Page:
Saturday, February 13, 2016

Clear Creek

Last weekend Jacob and I took off for the Grand Canyon planning to head down to Clear Creek and spend the night.  After a cold week in Flagstaff, we were looking forward to some warmer temperatures in the canyon, but on the drive over we watched the thermometer slowly sink to 0 before rising up to the mid 20s when we got to the park.  After parking the car we at the visitors center we took the shuttle to the Kaibab Trailhead and took off into the canyon.  Actually we started fairly gingerly as there was still a bit of snow on the trail.

Halfway down
We made it down to the river in less than an hour and a half and soon were at Phantom Ranch where we filled up our bottles and headed up the trail.  After turning off on the Clear Creek trail we took a quick break to eat and then were back underway.  The day heated up a little at times as we made our way along the Tonto Platform but there was almost always a nice little breeze to keep us cool.  We moved along pretty quickly and soon found ourselves heading down the red hillside into Clear Creek.  We reached the creek and decided to head upstream a ways where there are some Native American ruins at the foot of a canyon wall.

The Zoroaster Temple

Hanging out by the ruins

Pretty fascinating to think about

After eating a late afternoon snack at the Native American ruins and taking some time to check them out, we headed back down the stream and looked for a place to camp.  We found a nice spot for the bivy sacks, ate dinner, then wandered down the creek a little ways before we crawled into the bags and  went to sleep.  Of course at 6:30, we weren't all that tired so we watched the stars for a while before settling down to sleep.  Clear Creek was definitely warmer than our night in the Mazatzal Mountains, but camping by the creek lead to a bit more humidity and condensation was soon forming on the inside of my bag.  The way to deal with condensation is to open up your bivy sack and get more air flow, but this also means a colder night.  Fortunately, it wasn't all that cold and I slept nearly the entire night without waking up.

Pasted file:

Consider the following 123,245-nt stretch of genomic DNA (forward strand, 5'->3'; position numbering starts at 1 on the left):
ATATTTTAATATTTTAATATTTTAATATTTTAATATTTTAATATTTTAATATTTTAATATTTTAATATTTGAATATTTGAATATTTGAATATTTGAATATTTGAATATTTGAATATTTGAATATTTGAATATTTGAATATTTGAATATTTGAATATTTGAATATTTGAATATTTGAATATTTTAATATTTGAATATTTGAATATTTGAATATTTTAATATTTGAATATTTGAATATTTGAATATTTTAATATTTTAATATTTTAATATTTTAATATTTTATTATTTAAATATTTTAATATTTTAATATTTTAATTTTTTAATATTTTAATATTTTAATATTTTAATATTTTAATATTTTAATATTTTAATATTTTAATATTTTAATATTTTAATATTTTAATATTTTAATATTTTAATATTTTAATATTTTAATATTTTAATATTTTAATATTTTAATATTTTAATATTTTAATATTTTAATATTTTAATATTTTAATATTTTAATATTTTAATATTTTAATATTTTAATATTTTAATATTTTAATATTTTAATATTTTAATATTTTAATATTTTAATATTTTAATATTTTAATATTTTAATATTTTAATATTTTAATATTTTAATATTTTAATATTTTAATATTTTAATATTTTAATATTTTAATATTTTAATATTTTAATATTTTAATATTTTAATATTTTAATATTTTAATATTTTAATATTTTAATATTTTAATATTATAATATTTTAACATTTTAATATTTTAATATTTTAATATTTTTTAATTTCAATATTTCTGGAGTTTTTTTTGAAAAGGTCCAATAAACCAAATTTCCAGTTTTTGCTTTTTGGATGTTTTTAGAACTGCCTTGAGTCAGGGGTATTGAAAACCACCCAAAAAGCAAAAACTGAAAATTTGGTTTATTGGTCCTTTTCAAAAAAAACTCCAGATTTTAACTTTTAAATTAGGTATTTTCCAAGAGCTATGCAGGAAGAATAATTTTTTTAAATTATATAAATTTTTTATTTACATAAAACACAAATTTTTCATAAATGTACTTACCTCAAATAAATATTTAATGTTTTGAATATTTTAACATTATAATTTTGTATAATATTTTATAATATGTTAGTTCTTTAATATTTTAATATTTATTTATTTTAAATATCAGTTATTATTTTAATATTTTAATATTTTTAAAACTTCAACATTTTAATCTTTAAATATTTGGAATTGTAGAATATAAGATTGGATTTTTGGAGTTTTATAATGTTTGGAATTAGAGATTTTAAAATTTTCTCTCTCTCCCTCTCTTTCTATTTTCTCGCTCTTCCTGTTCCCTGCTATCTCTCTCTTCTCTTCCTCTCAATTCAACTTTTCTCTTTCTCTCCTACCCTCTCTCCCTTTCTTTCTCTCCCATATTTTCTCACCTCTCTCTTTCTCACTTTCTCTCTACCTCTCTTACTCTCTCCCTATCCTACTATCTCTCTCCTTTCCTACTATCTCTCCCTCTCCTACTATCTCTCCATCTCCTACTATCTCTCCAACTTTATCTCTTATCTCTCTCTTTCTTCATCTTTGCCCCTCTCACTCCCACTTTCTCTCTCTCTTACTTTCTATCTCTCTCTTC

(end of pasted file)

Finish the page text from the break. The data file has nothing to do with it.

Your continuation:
When morning came we packed up quickly and were soon on the trail heading of the Clear Creek drainage.  Breakfast was chilly but it didn't take long for us to warm up on the climb and start shedding clothes.  After a couple short stop to lose some clothes, we were cruising along the Tonto Platform enjoying a warm sunny morning in the canyon.  We didn't see anyone until we were descending down toward Phantom Ranch where we filled up our bottles and started the climb back up to the South Rim.


Getting under way

Up and out

The Tonto Platform

Just upstream from Phantom Ranch
We started the hike up to the South Rim and decided to just eat on the walk to save some time so we munched on sunflower seeds, dried fruit, and jerky for the first section of the climb.  Once we reached the Tipoff we caught up with a group of mules who were only a couple hundred yards ahead of us.  Initially we were worried we'd be eating dust to the rim, but as soon as we caught up to the mules the skinners stopped the train and let us by.  What great guys!  Jacob and I continued on the long sunny section up to Skeleton Ridge and then on to Cedar Ridge where the cool air from the rim was finally starting to come down.  The climb was pretty uneventful as we saw quite a few people and mostly just chugged along.  The one mind boggling thing was the people, well, the canyon is mind boggling too.  First, you have no clue how many people where yak tracks to the bottom on the Canyon.  Maybe the first mile was icy.  Also there was this older dude who was wheeling something like a wheelbarrow full of stuff down the Kaibab.  I kid you not.  First, I don't think you can have wheeled vehicles in the canyon.  Second, how was he going get that think out?  Last, if your one mile into the canyon after noon, I sure hope you can make it to the bottom.  Anyhow, we were nearly out and ready to jog the last couple miles along the rim back to the car when we hit mule train number 2.  These were not the supply mules this time, but the touring group.  Anyhow, I have no doubt they cost us 15 minutes in the last quarter mile.  I don't think mules should be in the canyon at all, but this group really pissed us off.  Anyhow, we enjoyed a quick jog along the rim and hopped in the car much sooner than anticipated.

Nearly out

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